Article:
8 Otherworldly Forests from Around the World

  • Let’s go on a trip to some of the most magical places on the planet.

There’s just something magical about being in a forest. Far from civilization, surrounded by endless trees, is a perfect place for your imagination to start running wild.

But some forests are more magical than others. Whether that’s due to the plants that grow there, the area’s unique geography, or something stemming from human activity, certain woods are truly unique in comparison.

Here are X forests form around the world that that will make you think you’ve stepped into a fairy tale — or left planet Earth altogether.

1) Lake Kaindy Sunken Forest, Kazakhstan

Photo: Jonas Satkauskas, Wikimedia Commons

You’ve probably heard of underwater kelp forests and such. But the sunken forest at Lake Kaindy is a forest of actual trees.

Granted, the trees aren’t exactly alive. In 1911, a large earthquake caused a landslide that blocked a gorge in southern Kazakhstan.

As a result, the gorge flooded. The spruce trees that grew there were left underwater and slowly died.

However, Lake Kaindy’s cold water has helped preserve the tree trunks and even their needles. Underwater, the algae-covered spruces look like something out of a sci-fi movie.

2) Crooked Forest, Poland

Photo: Rzuwig, Wikimedia Commons

Located in western Poland, the Crooked Forest is famous for its around 400 pines. They all grow with a strange northward curve to their trunks, just above the ground level.

Local folklore states that the forest is cursed. Nobody knows what magic caused the trees to bend in such a way, but clearly supernatural means were used to create the forest.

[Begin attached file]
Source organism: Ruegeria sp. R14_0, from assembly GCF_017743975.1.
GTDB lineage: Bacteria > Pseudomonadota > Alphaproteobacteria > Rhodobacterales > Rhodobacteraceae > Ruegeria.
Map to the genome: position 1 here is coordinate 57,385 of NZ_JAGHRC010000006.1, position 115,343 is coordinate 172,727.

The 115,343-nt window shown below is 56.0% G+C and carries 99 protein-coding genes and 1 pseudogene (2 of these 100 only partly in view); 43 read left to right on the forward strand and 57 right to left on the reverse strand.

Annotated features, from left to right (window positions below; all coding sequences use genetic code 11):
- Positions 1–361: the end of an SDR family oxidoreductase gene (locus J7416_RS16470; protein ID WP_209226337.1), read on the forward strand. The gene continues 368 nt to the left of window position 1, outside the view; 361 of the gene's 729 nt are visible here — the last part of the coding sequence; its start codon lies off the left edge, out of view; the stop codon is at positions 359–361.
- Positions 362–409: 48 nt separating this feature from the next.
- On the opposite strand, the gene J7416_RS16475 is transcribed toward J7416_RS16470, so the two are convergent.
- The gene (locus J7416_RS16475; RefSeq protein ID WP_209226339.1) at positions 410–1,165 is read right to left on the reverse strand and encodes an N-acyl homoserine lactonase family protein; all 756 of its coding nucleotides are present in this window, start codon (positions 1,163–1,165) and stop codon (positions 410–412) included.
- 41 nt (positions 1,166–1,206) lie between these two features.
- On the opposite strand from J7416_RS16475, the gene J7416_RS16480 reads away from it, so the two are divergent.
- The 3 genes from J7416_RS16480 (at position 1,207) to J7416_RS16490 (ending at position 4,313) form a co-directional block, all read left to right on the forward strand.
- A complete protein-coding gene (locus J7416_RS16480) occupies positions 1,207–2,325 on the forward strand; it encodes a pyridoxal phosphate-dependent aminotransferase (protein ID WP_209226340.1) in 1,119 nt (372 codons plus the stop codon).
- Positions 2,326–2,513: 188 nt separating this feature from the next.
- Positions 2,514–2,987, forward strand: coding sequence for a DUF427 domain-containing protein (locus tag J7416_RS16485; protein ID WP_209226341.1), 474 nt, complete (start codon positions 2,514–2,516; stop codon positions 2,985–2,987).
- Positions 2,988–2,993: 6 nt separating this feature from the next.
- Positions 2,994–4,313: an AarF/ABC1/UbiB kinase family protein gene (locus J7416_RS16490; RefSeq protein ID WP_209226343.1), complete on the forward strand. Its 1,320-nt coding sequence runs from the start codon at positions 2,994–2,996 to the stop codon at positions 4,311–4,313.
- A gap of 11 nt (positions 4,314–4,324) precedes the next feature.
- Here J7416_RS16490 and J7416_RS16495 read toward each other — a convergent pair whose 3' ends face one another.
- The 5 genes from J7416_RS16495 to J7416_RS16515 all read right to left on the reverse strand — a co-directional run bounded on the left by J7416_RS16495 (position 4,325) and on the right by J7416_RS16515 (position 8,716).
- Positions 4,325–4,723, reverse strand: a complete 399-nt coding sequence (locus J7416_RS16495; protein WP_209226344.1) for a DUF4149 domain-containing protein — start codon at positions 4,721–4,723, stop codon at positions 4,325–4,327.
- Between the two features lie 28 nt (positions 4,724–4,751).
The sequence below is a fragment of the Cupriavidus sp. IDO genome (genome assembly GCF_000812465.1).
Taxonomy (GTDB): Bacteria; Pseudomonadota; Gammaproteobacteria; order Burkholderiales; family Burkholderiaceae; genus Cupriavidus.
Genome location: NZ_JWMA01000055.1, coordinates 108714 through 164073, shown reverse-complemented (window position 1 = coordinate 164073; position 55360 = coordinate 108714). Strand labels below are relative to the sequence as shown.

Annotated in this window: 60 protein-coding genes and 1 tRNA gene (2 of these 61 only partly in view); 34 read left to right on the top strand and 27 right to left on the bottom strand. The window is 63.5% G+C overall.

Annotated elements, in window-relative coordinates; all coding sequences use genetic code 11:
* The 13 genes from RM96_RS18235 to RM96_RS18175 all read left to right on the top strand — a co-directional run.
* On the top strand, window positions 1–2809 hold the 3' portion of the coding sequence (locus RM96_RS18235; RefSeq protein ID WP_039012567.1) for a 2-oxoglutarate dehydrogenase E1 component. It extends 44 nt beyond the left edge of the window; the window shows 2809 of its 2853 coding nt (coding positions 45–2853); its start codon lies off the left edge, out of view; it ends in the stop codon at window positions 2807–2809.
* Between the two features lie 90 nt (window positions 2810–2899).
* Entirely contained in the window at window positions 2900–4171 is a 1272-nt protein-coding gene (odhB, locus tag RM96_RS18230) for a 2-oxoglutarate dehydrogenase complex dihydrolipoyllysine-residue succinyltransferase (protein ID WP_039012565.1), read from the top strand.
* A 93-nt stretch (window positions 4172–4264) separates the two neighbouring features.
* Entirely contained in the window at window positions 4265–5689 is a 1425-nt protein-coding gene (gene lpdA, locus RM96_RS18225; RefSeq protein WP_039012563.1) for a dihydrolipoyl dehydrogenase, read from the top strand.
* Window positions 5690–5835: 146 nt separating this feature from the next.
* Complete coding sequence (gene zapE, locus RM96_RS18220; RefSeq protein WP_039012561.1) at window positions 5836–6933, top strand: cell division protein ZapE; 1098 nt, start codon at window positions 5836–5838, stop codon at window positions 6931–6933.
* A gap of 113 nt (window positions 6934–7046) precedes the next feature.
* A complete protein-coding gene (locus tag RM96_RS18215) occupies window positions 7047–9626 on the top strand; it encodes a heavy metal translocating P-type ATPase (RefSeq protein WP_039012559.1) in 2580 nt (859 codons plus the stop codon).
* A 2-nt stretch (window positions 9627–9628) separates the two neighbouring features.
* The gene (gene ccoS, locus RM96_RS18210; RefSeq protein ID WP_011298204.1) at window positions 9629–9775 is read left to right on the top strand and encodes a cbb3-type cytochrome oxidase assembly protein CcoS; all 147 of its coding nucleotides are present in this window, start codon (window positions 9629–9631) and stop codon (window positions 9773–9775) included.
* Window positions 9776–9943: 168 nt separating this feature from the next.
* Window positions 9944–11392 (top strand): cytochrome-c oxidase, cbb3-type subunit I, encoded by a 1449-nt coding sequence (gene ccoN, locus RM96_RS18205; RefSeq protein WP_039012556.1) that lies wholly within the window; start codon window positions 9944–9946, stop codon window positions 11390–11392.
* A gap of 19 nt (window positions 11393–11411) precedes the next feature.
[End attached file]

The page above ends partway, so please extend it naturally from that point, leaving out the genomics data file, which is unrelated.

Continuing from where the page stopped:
Or not. The trees were planted around 1930, and the most common theory is that someone used some kind of a tool to get the trees to grow up crooked.

Nobody knows who did it, though, or why.

3) Dancing Forest, Russia

Photo: Man77, Wikimedia Commons

While the crooked trees in Poland might be man-made, the ones in the Dancing Forest in Kaliningrad region of Russia in eastern Europe are not. These pines twist and turn apparently on their own volition.

The trees have grown into a variety of patters. Some loop around in circles, others for heart-like shapes, while still others grow into spirals.

The cause for the bending trees is currently unknown. Some scientists speculate that a certain caterpillar that feeds on pine trees could damage the trees and make they go nuts.

According to local folk stories, however, the trees are simply following the movement of sand on the forest floor.

4) Puzzlewood, England

Photo: Reiner Tegtmeyer, Wikimedia Commons

If you’ve ever wanted to visit the Fangorn Forest from The Lord of the Rings or the Forbidden Forest from Harry Potter, Puzzlewood is your best chance. Located within the Forest of Dean in southwest England, this ancient woodland site is supposedly the inspiration for both of those fictional locations.

Puzzlewood really does seem like it sprung straight out of a fantasy novel. The woodland is filled with twisty paths, old gnarled trees, and moss-ocvered rocks.